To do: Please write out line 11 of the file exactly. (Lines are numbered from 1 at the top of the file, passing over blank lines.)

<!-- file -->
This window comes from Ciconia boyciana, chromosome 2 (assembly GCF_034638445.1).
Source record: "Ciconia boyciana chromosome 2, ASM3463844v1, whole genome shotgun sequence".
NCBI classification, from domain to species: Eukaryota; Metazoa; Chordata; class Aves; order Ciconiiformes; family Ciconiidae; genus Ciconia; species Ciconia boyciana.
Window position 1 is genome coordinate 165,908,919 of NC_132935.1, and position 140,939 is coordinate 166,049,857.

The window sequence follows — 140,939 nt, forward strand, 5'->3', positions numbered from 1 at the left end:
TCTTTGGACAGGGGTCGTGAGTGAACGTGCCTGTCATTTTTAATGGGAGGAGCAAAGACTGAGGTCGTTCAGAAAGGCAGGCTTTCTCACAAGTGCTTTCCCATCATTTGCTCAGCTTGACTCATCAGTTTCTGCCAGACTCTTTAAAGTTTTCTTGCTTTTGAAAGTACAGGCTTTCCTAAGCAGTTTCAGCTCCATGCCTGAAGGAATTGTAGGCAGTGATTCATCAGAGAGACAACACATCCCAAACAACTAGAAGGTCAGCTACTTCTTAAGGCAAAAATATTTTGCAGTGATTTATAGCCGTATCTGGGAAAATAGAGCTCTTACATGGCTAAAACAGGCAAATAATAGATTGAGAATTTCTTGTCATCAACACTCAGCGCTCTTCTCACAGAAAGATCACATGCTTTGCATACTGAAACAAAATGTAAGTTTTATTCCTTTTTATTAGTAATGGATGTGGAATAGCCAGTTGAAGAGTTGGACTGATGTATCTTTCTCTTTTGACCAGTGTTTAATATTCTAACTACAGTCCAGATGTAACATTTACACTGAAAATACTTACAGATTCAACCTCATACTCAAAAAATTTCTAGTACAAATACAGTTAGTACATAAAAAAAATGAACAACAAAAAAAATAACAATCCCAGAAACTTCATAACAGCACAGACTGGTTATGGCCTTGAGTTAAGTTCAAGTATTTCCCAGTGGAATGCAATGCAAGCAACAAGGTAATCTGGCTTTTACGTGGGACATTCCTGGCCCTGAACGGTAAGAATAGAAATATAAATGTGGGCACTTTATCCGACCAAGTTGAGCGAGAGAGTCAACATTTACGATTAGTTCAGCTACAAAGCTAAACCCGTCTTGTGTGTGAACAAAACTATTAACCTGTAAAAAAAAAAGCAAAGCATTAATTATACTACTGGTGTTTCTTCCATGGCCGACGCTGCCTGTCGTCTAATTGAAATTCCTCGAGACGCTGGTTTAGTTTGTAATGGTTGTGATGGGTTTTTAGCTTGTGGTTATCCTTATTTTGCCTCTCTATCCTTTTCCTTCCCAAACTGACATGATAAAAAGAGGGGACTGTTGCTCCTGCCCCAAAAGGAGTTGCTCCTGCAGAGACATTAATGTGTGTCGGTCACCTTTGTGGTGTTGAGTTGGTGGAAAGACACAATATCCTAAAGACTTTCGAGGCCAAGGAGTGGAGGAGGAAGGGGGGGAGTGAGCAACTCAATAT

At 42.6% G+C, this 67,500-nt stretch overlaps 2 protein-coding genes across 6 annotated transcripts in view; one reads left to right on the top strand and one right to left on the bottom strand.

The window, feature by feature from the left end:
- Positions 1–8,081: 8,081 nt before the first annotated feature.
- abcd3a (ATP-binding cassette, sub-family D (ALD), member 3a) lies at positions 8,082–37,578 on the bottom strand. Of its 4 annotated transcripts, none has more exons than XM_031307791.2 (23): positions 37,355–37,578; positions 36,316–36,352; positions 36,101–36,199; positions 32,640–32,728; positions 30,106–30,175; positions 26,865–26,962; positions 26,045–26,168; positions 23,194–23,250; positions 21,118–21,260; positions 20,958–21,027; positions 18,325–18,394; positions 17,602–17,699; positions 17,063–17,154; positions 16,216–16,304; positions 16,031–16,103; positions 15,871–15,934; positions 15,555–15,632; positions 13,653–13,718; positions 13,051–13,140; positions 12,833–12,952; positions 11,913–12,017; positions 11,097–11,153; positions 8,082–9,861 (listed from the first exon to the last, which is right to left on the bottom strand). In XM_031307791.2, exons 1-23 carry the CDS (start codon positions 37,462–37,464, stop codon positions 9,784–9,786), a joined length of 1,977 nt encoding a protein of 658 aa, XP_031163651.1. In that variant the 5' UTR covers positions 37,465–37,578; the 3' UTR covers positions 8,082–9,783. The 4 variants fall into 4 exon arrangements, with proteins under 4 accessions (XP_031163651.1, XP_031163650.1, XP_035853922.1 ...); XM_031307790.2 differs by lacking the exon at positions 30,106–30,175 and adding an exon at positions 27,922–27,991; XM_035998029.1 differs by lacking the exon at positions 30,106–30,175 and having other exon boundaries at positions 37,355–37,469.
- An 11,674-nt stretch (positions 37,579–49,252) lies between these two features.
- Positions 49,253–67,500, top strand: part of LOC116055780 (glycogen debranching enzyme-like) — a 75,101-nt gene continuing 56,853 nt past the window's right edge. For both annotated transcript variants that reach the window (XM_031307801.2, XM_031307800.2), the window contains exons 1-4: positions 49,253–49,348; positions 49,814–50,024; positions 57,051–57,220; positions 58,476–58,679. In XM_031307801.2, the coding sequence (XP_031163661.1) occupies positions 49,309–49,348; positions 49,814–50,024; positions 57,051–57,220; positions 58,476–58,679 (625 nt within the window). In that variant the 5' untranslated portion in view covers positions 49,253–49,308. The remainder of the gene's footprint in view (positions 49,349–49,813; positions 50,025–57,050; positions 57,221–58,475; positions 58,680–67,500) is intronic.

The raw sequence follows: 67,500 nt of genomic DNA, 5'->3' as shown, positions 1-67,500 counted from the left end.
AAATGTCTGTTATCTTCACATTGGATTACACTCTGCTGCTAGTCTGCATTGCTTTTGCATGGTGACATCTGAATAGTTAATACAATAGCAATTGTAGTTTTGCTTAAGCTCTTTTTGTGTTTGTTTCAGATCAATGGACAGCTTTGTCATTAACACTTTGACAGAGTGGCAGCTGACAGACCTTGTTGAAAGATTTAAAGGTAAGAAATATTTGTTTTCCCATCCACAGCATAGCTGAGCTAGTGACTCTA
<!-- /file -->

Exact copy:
- An 11,674-nt stretch (positions 37,579–49,252) lies between these two features.